“Dekulakisation in the USSR V 3” by Unknown. Thanks to Lewis H. Siegelbaum and Andrej K. Sokolov – Lewis Siegelbaum and Andrei Sokolov (Eds. )Stalinism as a way of life. A narrative in documents. Documents comp. by Ludmila Kosheleva …, Yale Univ. Press, New Haven, Conn. [etc.] 2000. ISBN 0-300-08480-3. Licenced under GFDL via Wikimedia Commons. In late 1929, Stalin said that the Kulaks, or wealthy peasants, must disappear as a class. More than anything, this meant an attack on the most prominent peasants in the Ukraine. Soon the target was not just the Kulaks, but the peasants in general, as Stalin looked to push them off their own property onto government owned collective farms. If one refused to go, one starved to death. This attack on the Ukraine came to be called the Holodomor, or extermination by starvation.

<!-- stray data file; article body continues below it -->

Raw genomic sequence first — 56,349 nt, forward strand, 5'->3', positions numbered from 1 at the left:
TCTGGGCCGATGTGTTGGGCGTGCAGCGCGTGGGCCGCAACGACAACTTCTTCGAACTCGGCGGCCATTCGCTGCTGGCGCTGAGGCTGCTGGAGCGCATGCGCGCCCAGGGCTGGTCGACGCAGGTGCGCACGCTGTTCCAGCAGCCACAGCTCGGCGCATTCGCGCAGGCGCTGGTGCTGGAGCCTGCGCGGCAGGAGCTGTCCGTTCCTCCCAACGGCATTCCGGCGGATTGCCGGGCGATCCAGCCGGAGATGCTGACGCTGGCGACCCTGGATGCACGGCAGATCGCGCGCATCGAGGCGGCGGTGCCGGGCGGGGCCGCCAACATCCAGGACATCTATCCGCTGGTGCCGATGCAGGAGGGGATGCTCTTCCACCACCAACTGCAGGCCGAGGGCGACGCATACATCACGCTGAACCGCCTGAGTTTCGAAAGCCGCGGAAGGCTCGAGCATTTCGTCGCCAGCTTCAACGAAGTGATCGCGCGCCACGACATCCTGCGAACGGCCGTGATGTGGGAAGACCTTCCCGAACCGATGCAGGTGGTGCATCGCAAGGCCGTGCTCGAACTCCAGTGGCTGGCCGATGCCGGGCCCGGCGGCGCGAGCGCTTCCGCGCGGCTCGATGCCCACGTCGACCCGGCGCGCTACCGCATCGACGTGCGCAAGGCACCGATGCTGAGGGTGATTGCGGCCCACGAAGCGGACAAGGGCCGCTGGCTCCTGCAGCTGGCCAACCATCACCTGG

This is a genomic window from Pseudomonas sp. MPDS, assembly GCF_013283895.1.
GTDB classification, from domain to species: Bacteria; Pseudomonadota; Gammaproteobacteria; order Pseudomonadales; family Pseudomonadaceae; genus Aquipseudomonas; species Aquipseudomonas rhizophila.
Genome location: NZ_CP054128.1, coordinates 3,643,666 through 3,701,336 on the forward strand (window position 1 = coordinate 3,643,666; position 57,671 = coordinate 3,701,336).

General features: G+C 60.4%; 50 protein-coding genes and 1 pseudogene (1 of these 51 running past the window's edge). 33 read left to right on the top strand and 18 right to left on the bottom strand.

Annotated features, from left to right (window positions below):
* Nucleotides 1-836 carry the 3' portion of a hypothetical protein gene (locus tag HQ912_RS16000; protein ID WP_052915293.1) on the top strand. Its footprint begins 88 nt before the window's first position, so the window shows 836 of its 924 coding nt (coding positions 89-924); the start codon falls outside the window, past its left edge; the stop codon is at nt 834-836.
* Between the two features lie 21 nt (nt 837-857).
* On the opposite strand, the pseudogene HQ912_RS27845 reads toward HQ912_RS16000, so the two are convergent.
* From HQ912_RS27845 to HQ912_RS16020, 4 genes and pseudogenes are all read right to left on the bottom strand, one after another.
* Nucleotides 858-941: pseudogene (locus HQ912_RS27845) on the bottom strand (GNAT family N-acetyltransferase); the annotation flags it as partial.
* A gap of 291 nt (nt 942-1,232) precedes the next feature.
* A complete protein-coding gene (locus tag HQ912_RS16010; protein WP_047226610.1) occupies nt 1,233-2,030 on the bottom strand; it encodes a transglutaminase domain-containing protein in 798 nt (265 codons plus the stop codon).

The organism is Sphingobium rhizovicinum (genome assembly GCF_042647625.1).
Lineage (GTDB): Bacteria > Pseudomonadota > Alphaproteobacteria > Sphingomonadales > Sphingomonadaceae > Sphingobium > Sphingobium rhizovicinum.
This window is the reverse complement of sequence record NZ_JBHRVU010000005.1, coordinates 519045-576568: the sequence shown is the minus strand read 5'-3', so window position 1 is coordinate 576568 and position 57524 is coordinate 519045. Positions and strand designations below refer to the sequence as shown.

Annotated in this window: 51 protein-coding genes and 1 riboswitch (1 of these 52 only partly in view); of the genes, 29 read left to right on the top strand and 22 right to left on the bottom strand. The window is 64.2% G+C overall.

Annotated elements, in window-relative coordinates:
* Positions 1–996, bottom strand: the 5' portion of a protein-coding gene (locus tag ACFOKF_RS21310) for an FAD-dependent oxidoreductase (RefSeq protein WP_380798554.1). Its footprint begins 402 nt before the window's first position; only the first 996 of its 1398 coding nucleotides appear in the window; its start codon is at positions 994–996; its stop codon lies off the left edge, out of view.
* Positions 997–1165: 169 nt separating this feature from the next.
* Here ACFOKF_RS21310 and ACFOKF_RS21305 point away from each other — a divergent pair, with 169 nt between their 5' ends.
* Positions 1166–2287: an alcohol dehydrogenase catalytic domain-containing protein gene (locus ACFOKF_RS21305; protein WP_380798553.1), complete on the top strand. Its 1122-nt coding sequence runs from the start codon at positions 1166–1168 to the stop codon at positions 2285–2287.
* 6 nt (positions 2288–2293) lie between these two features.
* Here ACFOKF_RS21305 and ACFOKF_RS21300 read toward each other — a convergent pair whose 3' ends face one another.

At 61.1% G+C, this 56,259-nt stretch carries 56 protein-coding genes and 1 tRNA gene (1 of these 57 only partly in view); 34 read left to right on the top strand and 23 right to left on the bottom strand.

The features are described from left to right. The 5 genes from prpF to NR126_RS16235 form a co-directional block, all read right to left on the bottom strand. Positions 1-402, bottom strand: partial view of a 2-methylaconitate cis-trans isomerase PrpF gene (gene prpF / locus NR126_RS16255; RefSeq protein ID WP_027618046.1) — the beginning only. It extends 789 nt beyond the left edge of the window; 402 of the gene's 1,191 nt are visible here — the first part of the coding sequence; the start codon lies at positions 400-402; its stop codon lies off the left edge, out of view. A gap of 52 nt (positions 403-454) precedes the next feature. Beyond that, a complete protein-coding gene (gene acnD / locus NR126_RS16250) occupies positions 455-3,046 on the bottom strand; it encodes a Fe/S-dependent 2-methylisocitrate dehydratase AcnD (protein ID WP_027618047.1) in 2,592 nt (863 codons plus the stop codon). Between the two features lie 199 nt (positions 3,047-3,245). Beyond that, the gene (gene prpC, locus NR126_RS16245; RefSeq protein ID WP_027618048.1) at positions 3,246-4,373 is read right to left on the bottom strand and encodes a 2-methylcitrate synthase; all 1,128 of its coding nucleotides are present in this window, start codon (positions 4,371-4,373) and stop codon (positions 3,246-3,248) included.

The rise to power of Josef Stalin and the emergence of the Stalinist dictatorship in the Soviet Union following the death of Lenin in 1924 are events that have been explained in a variety of ways by historians. Some insist upon the personality and political astuteness of Stalin, which enabled him to prevail in the internecine struggles between the various factions within the party’s leadership. Others have followed Trotsky in seeing Stalin’s emergence as the product of the bureaucratization of the Communist Party. Stalin, the “grey blur” at the heart of the party organizations (he was the only individual to sit simultaneously on the party’s politburo, orgburo and secretariat) personified the tendency for a repressive, bureaucratic regime, much like that of the tsarist autocracy, to emerge. Still others have pointed to the importance of economic factors. The economic programs of his rivals – the “left” and “right” oppositions – both had limitations. Stalin sought to steer a pragmatic course, choosing a particular tack according to circumstances. In the process, he associated himself with the program of the right to destroy the left opposition and then appropriated the latter’s program to destroy the right; economic expediency and political opportunism went hand in hand. Finally, there are historians who point to social and cultural factors in explaining Stalin’s rise. The experience of civil war had encouraged authoritarian tendencies within the Communist Party. Rival political parties were suppressed early in the civil war and in its aftermath, with the decree against factionalism at the 1921 party congress, dissent within the party was also condemned. Dictatorship was the inevitable result.